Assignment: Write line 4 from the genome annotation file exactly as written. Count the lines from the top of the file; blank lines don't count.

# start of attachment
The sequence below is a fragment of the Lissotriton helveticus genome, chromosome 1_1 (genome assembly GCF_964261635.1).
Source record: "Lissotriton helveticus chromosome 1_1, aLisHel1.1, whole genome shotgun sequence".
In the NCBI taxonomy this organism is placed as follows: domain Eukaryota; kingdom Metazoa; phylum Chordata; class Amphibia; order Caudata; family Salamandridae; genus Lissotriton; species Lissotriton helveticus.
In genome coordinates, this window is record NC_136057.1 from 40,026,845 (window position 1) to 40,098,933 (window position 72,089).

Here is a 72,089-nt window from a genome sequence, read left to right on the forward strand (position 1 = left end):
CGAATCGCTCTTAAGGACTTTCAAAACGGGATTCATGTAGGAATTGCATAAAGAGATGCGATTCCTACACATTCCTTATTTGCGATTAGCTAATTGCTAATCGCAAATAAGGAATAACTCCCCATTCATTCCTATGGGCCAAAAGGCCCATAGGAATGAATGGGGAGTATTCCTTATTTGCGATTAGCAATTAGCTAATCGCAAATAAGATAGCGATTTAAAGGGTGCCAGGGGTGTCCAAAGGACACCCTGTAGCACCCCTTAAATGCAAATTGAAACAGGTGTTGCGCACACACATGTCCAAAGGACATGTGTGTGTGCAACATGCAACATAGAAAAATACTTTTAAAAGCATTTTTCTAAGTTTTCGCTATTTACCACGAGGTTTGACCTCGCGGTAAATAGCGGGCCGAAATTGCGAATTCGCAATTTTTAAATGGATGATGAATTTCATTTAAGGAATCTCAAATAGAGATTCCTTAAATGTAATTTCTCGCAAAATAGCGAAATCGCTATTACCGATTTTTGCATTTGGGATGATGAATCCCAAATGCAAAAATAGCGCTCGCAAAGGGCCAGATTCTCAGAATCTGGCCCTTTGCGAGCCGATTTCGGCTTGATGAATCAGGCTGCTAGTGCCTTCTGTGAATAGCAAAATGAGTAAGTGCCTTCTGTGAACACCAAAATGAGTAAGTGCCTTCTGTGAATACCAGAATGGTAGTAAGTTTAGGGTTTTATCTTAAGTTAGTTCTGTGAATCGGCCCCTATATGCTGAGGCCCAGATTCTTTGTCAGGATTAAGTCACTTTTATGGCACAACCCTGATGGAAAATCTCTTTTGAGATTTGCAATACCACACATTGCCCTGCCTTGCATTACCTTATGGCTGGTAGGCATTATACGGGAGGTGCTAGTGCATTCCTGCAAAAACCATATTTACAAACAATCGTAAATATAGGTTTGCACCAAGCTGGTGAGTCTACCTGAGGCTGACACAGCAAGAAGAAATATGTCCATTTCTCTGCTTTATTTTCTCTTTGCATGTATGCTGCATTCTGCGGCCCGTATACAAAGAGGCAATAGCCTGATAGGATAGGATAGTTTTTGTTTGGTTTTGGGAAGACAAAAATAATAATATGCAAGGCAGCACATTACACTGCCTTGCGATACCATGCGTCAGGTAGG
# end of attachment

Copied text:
In genome coordinates, this window is record NC_136057.1 from 40,026,845 (window position 1) to 40,098,933 (window position 72,089).